We’ve received many inquiries from families asking our opinion on children receiving the COVID vaccine. As a reply, we’d like to share one of our pediatrician’s response to this question which also reflects the viewpoint of the physician group at Southdale Peds:
If the FDA and the CDC make the recommendation for vaccination of children 5-11 (as we expect they will do), I will recommend the vaccine. At that point, there will be what is considered sufficient statistical data that the vaccine is safe and effective at the dose recommended. It does not mean it is perfect, or guarantee 100% effectiveness. It does not mean there is no side effect to the vaccination, but that the side effects expected are lower than the side effects of a natural illness.
Covid will not go away. It will become an endemic coronavirus. That means we are all either (1) getting vaccinated or (2) getting Covid. While there are breakthrough cases that exist in vaccinated people, they are much less serious and statistically much less likely to result in hospitalization, ICU requirement and death. By protecting people by vaccination, you decrease spread of disease, and decrease the significance of the illness in those who end up infected in spite of vaccination.
The Pfizer vaccine works by exposing the body to an mRNA sequence, which tells the body to make a protein that is a copy of the “spike protein” on the Covid virus envelope. When exposed to that protein, the body recognizes it as foreign and makes antibodies and immune cells against that protein. Thus, when you are exposed again, likely with wild live virus, your body fights off the virus making infection less likely, or infection less significant if there is a breakthrough.
For a population, vaccination decreases vulnerable hosts and decreases spread of infection. For an individual, it decreases your risk of infection and the risk of you spreading it to someone else.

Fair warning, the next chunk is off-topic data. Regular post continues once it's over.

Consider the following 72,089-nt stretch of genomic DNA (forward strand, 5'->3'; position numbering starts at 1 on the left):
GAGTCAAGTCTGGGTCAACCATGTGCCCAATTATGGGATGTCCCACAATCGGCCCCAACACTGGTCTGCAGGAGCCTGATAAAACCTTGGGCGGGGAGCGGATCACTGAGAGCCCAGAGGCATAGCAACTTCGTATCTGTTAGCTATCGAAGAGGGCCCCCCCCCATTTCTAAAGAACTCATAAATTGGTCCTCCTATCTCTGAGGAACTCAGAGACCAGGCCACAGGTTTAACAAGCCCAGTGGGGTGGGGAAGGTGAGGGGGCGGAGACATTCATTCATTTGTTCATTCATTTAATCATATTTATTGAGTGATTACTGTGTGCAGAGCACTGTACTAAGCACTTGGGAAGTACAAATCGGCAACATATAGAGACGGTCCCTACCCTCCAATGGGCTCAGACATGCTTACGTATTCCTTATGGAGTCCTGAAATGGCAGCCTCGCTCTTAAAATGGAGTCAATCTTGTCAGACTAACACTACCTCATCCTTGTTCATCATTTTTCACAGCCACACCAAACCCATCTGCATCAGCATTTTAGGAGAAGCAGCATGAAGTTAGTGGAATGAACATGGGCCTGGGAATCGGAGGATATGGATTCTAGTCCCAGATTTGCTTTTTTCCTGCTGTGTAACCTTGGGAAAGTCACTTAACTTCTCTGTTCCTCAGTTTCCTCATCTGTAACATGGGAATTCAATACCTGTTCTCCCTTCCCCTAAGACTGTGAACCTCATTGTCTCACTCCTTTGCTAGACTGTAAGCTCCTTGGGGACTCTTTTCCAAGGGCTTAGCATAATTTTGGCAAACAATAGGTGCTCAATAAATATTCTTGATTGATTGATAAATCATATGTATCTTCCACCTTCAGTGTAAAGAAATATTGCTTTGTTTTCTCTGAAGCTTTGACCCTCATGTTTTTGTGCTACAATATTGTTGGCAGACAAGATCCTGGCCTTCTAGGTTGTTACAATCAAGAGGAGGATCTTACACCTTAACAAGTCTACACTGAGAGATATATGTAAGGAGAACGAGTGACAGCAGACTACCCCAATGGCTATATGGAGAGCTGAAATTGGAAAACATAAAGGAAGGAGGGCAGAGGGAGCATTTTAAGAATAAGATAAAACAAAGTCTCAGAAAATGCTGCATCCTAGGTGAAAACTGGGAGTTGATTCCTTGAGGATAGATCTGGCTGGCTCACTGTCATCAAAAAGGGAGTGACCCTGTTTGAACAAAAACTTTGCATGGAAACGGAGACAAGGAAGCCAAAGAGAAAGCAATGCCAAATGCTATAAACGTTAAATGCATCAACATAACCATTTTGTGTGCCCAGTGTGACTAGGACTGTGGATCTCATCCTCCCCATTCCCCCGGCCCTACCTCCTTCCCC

There are side effects from the vaccine, as with any medication or vaccine. The side effect that is the most concerning in the 12-17 yo male population was myocarditis. Those cases that were vaccine related were very short, and resulted in no other complications and full recovery in a matter of days. The other side of that is, we know that Covid infection can cause lasting effects and side effects, and that in the 12-17 year age group, you are more likely to have myocarditis from infection than from vaccine, and it is more likely to result in lasting effects or limitations.
No one should tell you that we know everything about the vaccine. We know there have been hundreds of millions of doses used, and that the benefit is statistically overwhelming. But we have less than 2 years of data. It is absolutely true that most people, and especially children, who get Covid will do fine. And the likelihood of a complication in children is very small. The population statistics that I have seen, in the 12-7 year age range, show statistically better outcomes with vaccine versus true infection and illness.
I have no concerns recommending the Covid vaccine for those that it has been approved, and I strongly encourage it for those who can get it.